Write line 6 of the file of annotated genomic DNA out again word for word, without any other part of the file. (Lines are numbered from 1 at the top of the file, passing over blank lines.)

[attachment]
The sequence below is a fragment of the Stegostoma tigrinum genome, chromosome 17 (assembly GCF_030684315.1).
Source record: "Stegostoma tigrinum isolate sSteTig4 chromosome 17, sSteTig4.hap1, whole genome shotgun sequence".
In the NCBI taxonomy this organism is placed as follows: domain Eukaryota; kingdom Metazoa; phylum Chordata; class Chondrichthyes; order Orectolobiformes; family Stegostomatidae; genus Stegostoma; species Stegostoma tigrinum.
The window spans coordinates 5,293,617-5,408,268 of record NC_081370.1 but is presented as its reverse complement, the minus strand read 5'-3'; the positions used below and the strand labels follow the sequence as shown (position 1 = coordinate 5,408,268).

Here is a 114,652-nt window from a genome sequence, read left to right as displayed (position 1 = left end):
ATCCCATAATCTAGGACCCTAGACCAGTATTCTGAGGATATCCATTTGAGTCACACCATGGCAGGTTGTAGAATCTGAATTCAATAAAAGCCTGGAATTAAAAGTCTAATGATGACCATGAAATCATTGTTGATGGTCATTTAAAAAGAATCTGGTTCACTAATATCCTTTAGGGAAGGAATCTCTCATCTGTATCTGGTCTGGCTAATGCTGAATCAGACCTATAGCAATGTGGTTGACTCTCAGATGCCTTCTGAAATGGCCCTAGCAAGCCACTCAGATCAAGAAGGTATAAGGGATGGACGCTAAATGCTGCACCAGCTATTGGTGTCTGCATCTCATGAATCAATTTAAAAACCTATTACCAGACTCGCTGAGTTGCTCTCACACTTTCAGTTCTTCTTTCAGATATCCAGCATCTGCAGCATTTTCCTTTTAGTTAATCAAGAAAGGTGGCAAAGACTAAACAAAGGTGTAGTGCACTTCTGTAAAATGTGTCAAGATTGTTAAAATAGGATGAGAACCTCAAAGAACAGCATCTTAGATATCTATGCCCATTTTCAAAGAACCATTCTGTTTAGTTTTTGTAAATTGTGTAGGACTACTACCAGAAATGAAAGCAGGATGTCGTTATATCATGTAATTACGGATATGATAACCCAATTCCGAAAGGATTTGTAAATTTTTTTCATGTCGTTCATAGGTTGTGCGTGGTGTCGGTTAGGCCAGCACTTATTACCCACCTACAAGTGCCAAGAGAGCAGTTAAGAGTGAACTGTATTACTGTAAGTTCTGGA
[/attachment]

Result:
ATCCCATAATCTAGGACCCTAGACCAGTATTCTGAGGATATCCATTTGAGTCACACCATGGCAGGTTGTAGAATCTGAATTCAATAAAAGCCTGGAATTAAAAGTCTAATGATGACCATGAAATCATTGTTGATGGTCATTTAAAAAGAATCTGGTTCACTAATATCCTTTAGGGAAGGAATCTCTCATCTGTATCTGGTCTGGCTAATGCTGAATCAGACCTATAGCAATGTGGTTGACTCTCAGATGCCTTCTGAAATGGCCCTAGCAAGCCACTCAGATCAAGAAGGTATAAGGGATGGACGCTAAATGCTGCACCAGCTATTGGTGTCTGCATCTCATGAATCAATTTAAAAACCTATTACCAGACTCGCTGAGTTGCTCTCACACTTTCAGTTCTTCTTTCAGATATCCAGCATCTGCAGCATTTTCCTTTTAGTTAATCAAGAAAGGTGGCAAAGACTAAACAAAGGTGTAGTGCACTTCTGTAAAATGTGTCAAGATTGTTAAAATAGGATGAGAACCTCAAAGAACAGCATCTTAGATATCTATGCCCATTTTCAAAGAACCATTCTGTTTAGTTTTTGTAAATTGTGTAGGACTACTACCAGAAATGAAAGCAGGATGTCGTTATATCATGTAATTACGGATATGATAACCCAATTCCGAAAGGATTTGTAAATTTTTTTCATGTCGTTCATAGGTTGTGCGTGGTGTCGGTTAGGCCAGCACTTATTACCCACCTACAAGTGCCAAGAGAGCAGTTAAGAGTGAACTGTATTACTGTAAGTTCTGGA